KENYANS paid higher prices for most goods last month compared to December, official figures show, an indication than further reduction in lending rates may be halted.
Higher prices of commodities such as milk, wheat flour and sugar saw the overall rate of inflation rising to 3.67 per cent in January, up from 3.20 in December. Price rises were also noted in house rents, cooking gas and other cooking fuels which offset noted lower costs of electricity and kerosine.
For the month, the average price of 500ml packet of milk cost Sh38.31 up from Sh35.89 in December while the cost of a 2-kg wheat flour went up to Sh139.60 up from Sh138.34 the previous month. Prices of commodites such as sifted maize flour went down.
Consequently, the food and non alcoholic drinks' index rose by 1.24 per cent. The housing, water, electricity, gas and other fuels' index went up 1.06 per cent.
The transport index went up by 0.61 per cent despite lower costs of petrol and diesel. "This was mainly due to higher costs of taxi, bus and matatu fares," a statement from the bureau of statistics said.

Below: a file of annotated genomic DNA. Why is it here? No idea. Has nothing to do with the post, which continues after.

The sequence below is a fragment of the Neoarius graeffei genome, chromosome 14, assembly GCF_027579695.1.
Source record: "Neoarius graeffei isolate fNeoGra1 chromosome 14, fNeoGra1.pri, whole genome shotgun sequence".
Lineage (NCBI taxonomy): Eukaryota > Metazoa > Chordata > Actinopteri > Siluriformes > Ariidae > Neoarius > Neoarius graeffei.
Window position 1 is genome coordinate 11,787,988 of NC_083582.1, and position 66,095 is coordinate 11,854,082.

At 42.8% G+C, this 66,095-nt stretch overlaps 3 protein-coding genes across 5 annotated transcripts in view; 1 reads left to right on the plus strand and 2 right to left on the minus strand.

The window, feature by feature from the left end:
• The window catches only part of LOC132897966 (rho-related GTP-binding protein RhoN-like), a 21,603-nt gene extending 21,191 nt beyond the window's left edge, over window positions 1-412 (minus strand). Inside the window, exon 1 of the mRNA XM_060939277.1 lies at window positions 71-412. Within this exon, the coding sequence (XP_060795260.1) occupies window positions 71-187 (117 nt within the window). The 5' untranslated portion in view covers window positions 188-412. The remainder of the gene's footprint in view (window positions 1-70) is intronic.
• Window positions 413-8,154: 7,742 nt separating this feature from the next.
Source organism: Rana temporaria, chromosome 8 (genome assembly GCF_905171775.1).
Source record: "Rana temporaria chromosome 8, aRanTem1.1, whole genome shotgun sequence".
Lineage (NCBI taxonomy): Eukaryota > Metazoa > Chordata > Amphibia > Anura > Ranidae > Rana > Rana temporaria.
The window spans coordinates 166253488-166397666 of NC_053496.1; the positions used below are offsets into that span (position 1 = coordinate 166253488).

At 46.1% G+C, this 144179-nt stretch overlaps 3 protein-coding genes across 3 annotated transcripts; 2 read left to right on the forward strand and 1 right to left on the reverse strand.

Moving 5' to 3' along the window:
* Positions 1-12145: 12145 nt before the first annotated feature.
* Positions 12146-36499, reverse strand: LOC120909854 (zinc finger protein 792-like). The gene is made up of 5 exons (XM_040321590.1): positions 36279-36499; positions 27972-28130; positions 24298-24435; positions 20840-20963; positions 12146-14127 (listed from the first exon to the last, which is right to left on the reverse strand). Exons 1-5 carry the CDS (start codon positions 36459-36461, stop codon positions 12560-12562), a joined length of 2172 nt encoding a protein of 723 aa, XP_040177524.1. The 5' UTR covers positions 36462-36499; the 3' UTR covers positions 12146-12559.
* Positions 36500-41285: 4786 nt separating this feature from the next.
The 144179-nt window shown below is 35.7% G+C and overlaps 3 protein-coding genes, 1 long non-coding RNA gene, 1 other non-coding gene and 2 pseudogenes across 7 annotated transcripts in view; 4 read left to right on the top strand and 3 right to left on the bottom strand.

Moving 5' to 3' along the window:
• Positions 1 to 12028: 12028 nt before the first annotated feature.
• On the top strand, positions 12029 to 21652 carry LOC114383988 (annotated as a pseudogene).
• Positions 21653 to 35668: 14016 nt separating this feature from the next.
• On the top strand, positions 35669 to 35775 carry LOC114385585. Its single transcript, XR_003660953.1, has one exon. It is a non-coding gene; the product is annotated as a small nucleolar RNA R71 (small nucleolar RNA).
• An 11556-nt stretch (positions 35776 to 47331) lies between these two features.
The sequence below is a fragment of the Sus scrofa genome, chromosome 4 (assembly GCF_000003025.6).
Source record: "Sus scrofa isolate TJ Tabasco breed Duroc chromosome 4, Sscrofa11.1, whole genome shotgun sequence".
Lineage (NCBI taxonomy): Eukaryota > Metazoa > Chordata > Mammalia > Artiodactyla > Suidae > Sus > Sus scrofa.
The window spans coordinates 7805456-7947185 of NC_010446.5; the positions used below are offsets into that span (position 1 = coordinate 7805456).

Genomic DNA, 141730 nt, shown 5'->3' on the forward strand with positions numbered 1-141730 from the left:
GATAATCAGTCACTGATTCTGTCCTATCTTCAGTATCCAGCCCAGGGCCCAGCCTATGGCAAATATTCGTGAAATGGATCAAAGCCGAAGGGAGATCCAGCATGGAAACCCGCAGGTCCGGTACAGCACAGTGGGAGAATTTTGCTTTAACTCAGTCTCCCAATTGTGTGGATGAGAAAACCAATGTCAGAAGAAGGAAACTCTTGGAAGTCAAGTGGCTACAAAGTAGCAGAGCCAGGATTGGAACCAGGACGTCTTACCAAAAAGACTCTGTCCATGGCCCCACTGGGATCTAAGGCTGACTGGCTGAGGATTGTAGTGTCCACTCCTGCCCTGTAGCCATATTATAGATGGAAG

The rising inlflation rate was also blamed on a 4.3 per cent jump up in the education index on the account of increases in tuition and boarding fees.
The upward swing in inlflation may dampen hopes for cheaper credit going forward. The Central Bank reduces its key lending rate depending on the rate of inflation and the exchange rate.
Last month, the CBR rate was slashed to 9.50 per cent from 11 per cent when inlflation declined from 3.25 per cent in November 2012 to 3.20 per cent in December 2012. The shilling has in recent days lost ground versus the dollar hitting a low of 88 this week, a pointer that any more rate cuts are unlikely.